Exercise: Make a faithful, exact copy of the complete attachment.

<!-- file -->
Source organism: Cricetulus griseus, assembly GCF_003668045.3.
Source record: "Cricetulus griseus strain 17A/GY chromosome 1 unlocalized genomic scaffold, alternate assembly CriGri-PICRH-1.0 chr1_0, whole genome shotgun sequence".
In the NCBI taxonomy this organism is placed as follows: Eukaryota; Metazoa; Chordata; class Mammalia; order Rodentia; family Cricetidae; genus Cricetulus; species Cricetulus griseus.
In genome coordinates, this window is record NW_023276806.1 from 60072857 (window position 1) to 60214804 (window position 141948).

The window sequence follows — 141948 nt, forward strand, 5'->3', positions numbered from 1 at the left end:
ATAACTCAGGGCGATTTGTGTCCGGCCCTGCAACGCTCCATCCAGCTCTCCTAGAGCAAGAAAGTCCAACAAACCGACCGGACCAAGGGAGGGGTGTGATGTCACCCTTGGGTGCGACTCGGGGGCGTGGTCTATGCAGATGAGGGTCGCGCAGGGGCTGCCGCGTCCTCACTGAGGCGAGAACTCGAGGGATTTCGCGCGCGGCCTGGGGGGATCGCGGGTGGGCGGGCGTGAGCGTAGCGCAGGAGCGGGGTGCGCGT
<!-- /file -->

Source organism: Cricetulus griseus, assembly GCF_003668045.3.
Source record: "Cricetulus griseus strain 17A/GY chromosome 1 unlocalized genomic scaffold, alternate assembly CriGri-PICRH-1.0 chr1_0, whole genome shotgun sequence".
In the NCBI taxonomy this organism is placed as follows: Eukaryota; Metazoa; Chordata; class Mammalia; order Rodentia; family Cricetidae; genus Cricetulus; species Cricetulus griseus.
In genome coordinates, this window is record NW_023276806.1 from 60072857 (window position 1) to 60214804 (window position 141948).

The window sequence follows — 141948 nt, forward strand, 5'->3', positions numbered from 1 at the left end:
ATAACTCAGGGCGATTTGTGTCCGGCCCTGCAACGCTCCATCCAGCTCTCCTAGAGCAAGAAAGTCCAACAAACCGACCGGACCAAGGGAGGGGTGTGATGTCACCCTTGGGTGCGACTCGGGGGCGTGGTCTATGCAGATGAGGGTCGCGCAGGGGCTGCCGCGTCCTCACTGAGGCGAGAACTCGAGGGATTTCGCGCGCGGCCTGGGGGGATCGCGGGTGGGCGGGCGTGAGCGTAGCGCAGGAGCGGGGTGCGCGT